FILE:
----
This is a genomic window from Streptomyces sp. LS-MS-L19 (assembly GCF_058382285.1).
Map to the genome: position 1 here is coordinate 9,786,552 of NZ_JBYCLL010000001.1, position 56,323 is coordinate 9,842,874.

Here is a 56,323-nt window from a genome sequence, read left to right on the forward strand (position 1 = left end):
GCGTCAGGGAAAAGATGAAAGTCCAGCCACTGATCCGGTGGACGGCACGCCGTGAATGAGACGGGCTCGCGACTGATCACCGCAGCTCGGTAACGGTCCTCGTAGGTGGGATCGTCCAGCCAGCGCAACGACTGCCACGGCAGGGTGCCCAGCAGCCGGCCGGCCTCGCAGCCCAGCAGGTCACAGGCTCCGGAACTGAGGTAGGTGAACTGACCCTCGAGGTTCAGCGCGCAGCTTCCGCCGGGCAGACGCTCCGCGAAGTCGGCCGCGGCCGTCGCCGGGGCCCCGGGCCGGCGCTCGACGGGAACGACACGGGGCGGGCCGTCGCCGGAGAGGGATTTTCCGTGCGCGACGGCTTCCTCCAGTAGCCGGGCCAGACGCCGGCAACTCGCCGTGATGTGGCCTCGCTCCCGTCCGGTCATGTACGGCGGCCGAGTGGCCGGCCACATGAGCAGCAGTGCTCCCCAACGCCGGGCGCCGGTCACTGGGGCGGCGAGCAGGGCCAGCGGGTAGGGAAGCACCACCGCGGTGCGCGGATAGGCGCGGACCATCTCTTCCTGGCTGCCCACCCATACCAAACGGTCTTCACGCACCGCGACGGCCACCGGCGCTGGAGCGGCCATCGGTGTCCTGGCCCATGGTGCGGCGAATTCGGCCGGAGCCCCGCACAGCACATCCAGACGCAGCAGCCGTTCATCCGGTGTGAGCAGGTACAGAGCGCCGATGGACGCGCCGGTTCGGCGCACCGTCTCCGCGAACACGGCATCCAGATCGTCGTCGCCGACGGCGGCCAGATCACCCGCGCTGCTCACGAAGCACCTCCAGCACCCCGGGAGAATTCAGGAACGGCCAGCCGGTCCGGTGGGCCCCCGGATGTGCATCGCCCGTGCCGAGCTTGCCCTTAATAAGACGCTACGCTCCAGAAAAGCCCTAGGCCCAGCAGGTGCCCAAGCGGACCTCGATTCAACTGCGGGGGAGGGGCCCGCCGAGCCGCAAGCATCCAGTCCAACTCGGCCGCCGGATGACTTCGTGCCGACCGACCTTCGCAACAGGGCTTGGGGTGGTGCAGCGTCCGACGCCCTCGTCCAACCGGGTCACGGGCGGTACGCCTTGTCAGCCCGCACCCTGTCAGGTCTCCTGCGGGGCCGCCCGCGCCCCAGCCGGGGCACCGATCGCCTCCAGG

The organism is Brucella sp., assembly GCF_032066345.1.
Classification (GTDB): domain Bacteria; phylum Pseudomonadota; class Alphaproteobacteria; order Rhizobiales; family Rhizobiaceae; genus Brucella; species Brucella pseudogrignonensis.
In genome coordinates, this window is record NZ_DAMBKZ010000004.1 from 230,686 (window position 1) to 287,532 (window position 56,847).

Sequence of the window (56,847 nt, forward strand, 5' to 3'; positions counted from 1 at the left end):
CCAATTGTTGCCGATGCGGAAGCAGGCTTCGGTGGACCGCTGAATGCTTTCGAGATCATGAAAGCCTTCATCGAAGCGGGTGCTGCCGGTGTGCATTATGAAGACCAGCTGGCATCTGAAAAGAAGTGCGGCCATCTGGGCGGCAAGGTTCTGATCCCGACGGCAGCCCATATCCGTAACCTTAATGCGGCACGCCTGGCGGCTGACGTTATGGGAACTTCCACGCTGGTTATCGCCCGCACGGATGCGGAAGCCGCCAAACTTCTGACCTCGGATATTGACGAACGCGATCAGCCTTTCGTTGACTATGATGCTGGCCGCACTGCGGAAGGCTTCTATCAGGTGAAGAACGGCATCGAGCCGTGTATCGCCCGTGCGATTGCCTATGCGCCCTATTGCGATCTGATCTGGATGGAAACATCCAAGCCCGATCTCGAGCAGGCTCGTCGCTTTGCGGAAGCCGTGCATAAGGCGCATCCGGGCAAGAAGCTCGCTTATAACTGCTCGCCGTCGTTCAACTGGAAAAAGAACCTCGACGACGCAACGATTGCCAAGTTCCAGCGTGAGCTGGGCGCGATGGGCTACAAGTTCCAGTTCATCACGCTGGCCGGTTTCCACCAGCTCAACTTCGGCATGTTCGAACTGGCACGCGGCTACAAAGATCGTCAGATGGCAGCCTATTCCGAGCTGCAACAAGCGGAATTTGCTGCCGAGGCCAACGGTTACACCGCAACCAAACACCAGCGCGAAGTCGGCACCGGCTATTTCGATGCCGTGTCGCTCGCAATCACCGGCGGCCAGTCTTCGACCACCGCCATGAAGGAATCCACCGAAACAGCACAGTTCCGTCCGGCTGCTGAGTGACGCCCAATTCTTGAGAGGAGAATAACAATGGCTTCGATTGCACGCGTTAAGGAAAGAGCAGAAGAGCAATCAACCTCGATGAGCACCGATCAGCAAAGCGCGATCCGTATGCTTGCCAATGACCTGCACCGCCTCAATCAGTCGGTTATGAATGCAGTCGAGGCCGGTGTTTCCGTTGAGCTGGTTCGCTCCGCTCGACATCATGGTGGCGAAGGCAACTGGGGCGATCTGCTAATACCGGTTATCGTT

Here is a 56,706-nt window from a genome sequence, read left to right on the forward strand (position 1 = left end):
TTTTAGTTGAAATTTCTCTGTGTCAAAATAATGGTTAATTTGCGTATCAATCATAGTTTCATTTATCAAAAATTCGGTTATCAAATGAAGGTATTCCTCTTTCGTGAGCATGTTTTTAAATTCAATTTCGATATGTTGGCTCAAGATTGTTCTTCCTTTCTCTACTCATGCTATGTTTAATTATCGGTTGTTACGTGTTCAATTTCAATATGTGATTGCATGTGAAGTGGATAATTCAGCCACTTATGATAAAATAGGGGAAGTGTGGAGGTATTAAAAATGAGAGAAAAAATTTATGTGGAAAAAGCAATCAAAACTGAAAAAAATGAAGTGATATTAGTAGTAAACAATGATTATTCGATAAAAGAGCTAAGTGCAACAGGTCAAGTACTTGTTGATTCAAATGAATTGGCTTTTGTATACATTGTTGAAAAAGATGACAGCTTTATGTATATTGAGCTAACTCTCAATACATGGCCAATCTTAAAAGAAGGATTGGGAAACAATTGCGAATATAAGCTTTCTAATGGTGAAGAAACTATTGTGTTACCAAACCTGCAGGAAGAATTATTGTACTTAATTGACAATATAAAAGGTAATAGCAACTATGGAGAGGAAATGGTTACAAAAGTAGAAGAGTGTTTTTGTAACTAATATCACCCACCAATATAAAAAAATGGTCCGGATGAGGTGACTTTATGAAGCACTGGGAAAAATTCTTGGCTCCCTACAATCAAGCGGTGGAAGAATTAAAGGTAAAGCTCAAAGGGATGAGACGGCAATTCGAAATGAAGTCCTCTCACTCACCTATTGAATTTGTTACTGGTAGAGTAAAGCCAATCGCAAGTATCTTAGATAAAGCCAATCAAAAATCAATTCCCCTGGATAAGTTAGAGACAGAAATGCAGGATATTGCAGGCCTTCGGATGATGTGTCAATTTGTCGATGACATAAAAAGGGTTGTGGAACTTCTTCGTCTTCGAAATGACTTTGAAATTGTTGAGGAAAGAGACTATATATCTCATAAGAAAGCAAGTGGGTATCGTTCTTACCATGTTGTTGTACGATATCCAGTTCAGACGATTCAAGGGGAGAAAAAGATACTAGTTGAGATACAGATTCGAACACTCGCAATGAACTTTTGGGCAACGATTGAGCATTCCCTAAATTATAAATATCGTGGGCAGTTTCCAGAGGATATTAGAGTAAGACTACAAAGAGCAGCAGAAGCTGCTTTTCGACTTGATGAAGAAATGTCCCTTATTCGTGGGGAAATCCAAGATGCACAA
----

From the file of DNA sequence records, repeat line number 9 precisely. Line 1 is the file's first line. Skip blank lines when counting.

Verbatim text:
CCAATTGTTGCCGATGCGGAAGCAGGCTTCGGTGGACCGCTGAATGCTTTCGAGATCATGAAAGCCTTCATCGAAGCGGGTGCTGCCGGTGTGCATTATGAAGACCAGCTGGCATCTGAAAAGAAGTGCGGCCATCTGGGCGGCAAGGTTCTGATCCCGACGGCAGCCCATATCCGTAACCTTAATGCGGCACGCCTGGCGGCTGACGTTATGGGAACTTCCACGCTGGTTATCGCCCGCACGGATGCGGAAGCCGCCAAACTTCTGACCTCGGATATTGACGAACGCGATCAGCCTTTCGTTGACTATGATGCTGGCCGCACTGCGGAAGGCTTCTATCAGGTGAAGAACGGCATCGAGCCGTGTATCGCCCGTGCGATTGCCTATGCGCCCTATTGCGATCTGATCTGGATGGAAACATCCAAGCCCGATCTCGAGCAGGCTCGTCGCTTTGCGGAAGCCGTGCATAAGGCGCATCCGGGCAAGAAGCTCGCTTATAACTGCTCGCCGTCGTTCAACTGGAAAAAGAACCTCGACGACGCAACGATTGCCAAGTTCCAGCGTGAGCTGGGCGCGATGGGCTACAAGTTCCAGTTCATCACGCTGGCCGGTTTCCACCAGCTCAACTTCGGCATGTTCGAACTGGCACGCGGCTACAAAGATCGTCAGATGGCAGCCTATTCCGAGCTGCAACAAGCGGAATTTGCTGCCGAGGCCAACGGTTACACCGCAACCAAACACCAGCGCGAAGTCGGCACCGGCTATTTCGATGCCGTGTCGCTCGCAATCACCGGCGGCCAGTCTTCGACCACCGCCATGAAGGAATCCACCGAAACAGCACAGTTCCGTCCGGCTGCTGAGTGACGCCCAATTCTTGAGAGGAGAATAACAATGGCTTCGATTGCACGCGTTAAGGAAAGAGCAGAAGAGCAATCAACCTCGATGAGCACCGATCAGCAAAGCGCGATCCGTATGCTTGCCAATGACCTGCACCGCCTCAATCAGTCGGTTATGAATGCAGTCGAGGCCGGTGTTTCCGTTGAGCTGGTTCGCTCCGCTCGACATCATGGTGGCGAAGGCAACTGGGGCGATCTGCTAATACCGGTTATCGTT